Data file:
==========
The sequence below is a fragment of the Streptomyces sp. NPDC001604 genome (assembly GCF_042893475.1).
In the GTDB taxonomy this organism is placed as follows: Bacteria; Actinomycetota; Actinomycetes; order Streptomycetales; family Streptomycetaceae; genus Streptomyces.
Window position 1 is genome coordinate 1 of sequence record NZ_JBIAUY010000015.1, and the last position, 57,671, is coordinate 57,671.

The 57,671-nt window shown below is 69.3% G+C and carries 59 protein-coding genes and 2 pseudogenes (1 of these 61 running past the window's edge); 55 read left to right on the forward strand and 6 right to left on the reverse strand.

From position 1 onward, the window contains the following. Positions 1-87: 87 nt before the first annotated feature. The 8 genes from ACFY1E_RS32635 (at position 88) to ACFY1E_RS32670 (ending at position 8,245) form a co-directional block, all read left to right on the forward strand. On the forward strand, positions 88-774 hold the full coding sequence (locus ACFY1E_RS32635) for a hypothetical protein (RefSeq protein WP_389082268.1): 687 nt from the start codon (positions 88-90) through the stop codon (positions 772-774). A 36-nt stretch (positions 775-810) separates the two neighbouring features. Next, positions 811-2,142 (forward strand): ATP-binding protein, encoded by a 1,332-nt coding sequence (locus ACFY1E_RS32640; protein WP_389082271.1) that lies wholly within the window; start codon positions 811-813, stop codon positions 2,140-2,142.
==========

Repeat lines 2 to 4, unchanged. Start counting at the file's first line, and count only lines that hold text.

In the GTDB taxonomy this organism is placed as follows: Bacteria; Actinomycetota; Actinomycetes; order Streptomycetales; family Streptomycetaceae; genus Streptomyces.
Window position 1 is genome coordinate 1 of sequence record NZ_JBIAUY010000015.1, and the last position, 57,671, is coordinate 57,671.

The 57,671-nt window shown below is 69.3% G+C and carries 59 protein-coding genes and 2 pseudogenes (1 of these 61 running past the window's edge); 55 read left to right on the forward strand and 6 right to left on the reverse strand.